I booked a business-class ticket on a Via Rail Canada train from Toronto to Montreal in 2022.
For $200, I sat in a business-class seat with two tables and complimentary meal and drink service.
I thought it was nicer than most US trains I've been on, worth the price, and I'd gladly ride again.
I've spent more than 100 hours on trains in the last two years, from 30-hour overnight rides to quick three-hour journeys.
I've taken trains along the East Coast of the US, into the Canadian provinces of Ontario and Québec, and between the European countries of Germany, Austria, Italy, and Switzerland. Along the way, I've tried out a wide range of seating options, from business and first classes to shared bunks and private rooms.
In August of 2022, I spent six hours traveling in business class from Toronto to Montreal on Canada's Via Rail train line. It was my first time using Via Rail, and I was surprised by all the offerings of business class, from comfy seats to snacks and meals.
Last year, I spent six hours in business class on a Canadian Via Rail train from Toronto to Montreal. I thought it was totally worth the $200 ticket.
Before that, I'd spent 85 hours on Amtrak trains going up and down the East Coast, reviewing its various accommodations from business and first class to private rooms in sleeper cars. But this was my first time trying Via Rail, Canada's main railroad system.
Similar to Amtrak, Via Rail is one of the most accessible and popular ways to travel by train in Canada. It serves more than 400 stations in eight provinces across Canada with economy seating, business class, and sleeper accommodation, according to its website.
Source: Via Rail
My journey began at Toronto's Union Station. I arrived at 7 a.m. for my 8:30 a.m. train to Montreal.
I arrived early because I knew my business-class ticket came with access to an exclusive lounge at the station with plenty of seating and free refreshments.
The lounge was mostly empty on a Friday morning. I thought it was a quiet and peaceful place to enjoy a coffee and get some work done. Amtrak has lounges at select stations too, but they're only free to access for first-class passengers.
According to its website, Via Rail's lounges are available to passengers traveling in business class, sleeper plus, prestige, and VIA Rail Premier members traveling in economy.
Around 8 a.m., I made my way to the track where my train was boarding. My business-class ticket came with priority boarding, so I was able to skip a long line of passengers.
I headed straight to the train car dedicated to business class.
When I got to my assigned single seat, I was surprised to find that I had a side table in addition to a tray table that pulled out in front of me, since no train I've ever been on in the US has offered two tables per passenger.
Throughout the trip, I used the side table to hold my coffee while working, and to store my laptop while taking work breaks.
Beneath the side table was a conveniently placed outlet for charging devices.
Right away, I thought that my Via Rail seat was one of the most comfortable I've ever experienced on a train. The Toronto Star reported that Via Rail business-class seats are 18.5 inches wide with a 39-inch seat pitch. An Amtrak representative told Insider that their business-class seats are about an inch wider with an additional three inches of legroom, but I don't think they're nearly as comfortable.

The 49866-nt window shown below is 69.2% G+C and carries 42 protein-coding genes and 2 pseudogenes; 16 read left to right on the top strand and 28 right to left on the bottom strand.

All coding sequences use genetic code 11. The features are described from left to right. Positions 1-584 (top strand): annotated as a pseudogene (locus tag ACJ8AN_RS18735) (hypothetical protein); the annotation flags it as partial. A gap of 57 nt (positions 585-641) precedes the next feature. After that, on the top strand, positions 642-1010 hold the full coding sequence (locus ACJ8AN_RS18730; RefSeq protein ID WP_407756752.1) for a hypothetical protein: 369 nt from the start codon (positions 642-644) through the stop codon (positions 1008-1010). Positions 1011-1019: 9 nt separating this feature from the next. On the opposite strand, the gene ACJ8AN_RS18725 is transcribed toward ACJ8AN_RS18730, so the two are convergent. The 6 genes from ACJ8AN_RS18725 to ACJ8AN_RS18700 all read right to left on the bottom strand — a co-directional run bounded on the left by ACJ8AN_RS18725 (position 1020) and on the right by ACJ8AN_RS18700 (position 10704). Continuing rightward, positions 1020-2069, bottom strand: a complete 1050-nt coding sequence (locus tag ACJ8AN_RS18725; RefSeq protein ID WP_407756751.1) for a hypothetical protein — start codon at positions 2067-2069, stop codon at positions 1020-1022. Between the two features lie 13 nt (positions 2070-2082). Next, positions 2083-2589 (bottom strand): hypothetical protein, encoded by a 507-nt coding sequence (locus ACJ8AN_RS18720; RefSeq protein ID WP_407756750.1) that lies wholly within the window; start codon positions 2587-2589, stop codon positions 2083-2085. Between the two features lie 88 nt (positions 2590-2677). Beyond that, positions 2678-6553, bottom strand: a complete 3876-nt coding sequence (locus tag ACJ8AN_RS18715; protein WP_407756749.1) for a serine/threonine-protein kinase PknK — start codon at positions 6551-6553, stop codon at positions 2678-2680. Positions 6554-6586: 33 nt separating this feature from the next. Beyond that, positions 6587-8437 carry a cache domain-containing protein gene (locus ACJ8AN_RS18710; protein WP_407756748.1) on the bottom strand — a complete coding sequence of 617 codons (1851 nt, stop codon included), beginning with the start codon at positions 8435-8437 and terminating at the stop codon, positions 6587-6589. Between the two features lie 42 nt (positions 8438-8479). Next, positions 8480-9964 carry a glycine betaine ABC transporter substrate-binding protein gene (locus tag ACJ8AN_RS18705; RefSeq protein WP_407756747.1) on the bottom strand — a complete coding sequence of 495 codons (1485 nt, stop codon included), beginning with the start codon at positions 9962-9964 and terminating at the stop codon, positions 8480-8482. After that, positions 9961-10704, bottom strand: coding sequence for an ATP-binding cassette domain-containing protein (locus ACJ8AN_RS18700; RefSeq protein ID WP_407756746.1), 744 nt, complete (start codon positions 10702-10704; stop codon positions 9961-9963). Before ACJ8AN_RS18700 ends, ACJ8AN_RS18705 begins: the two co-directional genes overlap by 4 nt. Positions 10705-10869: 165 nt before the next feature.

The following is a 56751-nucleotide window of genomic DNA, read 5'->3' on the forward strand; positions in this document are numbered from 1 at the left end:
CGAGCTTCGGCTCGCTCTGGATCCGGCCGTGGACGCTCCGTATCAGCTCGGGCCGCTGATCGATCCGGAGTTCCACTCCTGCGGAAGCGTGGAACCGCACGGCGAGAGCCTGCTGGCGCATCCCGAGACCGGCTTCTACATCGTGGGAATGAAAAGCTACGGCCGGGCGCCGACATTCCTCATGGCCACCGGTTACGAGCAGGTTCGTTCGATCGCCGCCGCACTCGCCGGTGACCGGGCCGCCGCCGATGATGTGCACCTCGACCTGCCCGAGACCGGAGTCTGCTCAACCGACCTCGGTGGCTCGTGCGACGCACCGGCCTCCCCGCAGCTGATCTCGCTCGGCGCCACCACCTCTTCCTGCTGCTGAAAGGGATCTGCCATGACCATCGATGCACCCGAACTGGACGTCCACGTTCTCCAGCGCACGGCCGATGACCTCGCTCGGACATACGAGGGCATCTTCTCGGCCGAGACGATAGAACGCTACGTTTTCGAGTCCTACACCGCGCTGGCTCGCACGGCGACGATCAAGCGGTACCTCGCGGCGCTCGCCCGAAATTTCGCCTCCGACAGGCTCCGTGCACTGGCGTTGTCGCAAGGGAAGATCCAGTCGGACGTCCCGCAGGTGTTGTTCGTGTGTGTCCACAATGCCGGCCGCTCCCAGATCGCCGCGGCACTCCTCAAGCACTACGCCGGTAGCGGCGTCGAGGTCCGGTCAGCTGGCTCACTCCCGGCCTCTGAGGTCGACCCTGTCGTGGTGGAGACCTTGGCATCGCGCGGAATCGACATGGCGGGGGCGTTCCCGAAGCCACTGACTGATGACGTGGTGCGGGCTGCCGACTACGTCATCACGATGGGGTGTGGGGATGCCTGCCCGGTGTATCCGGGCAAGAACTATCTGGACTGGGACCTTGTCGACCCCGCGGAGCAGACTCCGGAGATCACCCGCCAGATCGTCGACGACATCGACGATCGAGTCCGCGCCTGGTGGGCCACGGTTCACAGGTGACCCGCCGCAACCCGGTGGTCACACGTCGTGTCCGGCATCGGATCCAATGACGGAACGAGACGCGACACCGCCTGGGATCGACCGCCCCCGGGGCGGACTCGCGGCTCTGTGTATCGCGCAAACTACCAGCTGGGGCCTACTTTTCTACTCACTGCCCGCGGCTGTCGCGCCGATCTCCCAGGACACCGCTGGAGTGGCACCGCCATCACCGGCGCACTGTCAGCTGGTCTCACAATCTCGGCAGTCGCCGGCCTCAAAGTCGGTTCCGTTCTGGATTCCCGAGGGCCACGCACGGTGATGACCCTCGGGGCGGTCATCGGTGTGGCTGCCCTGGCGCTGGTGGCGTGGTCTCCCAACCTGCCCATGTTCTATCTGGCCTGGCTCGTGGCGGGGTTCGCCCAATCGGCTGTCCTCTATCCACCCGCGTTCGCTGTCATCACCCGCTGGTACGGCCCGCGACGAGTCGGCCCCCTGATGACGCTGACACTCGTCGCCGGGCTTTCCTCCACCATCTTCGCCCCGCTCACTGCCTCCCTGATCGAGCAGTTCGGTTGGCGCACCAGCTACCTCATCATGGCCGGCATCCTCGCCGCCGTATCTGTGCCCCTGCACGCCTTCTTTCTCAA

Source: Toronto Star
Unlike Amtrak seats I've sat in, the top of my Via Rail seat was curved, so I was able to rest my head in a comfortable position for lounging.
The seats reclined, too, just like in the US. This made them even more comfortable.
I also noticed that, unlike on my rides with Amtrak, Via Rail's seat back compartments held a safety pamphlet with directions for what to do in an emergency situation. I found this comforting.
The train started moving right on time at 8:32 a.m. I settled into the ride by editing photos for work.
Shortly after leaving, a train attendant came around with complimentary drink service. I ordered a coffee.
Then it was time for breakfast. Unlike Amtrak's business-class fares, Via Rail's ticket comes with complimentary meals brought to my seat. The train served a warm bagel with cream cheese. It was no New York bagel, I thought, but it was decent and filled me up.
An hour later, an attendant came back around with savory snack packs filled with nuts, pretzels, and crackers.
Just before lunch, train attendants came around again with warm hand wipes, which I thought was a nice touch.
Lunch was another business-class perk, which I hoped for since the ride was six hours long. The menu was announced over the loudspeaker. The entree choices were trout, chicken, or pasta.
I went with the pasta. It was a rigatoni dish with sides of corn salad, bread, and carrot bread for dessert. The meal was better than I expected with an al dente cook on the pasta. I also thought it was much better than the pasta I've tried on Amtrak trains.
After lunch, I went to the bathroom and was impressed by how clean it was compared to most train bathrooms I've used.
Due to some delays at stops along the way, the train arrived in Montreal about an hour later than scheduled at 2:30 p.m. While I thought this was frustrating, at least I was comfortable.
This 6-hour business-class ride cost $200, while a recent 10-hour Amtrak business-class ride cost $163. Although it was more expensive, I think the Via Rail ride was worth the additional cost since I found it to be so comfortable.
Even though we were late, I found business-class train travel to be more comfortable and pleasant in Canada than I typically do in the US. Now I want to explore more of Canada by train.
Read the original article on Insider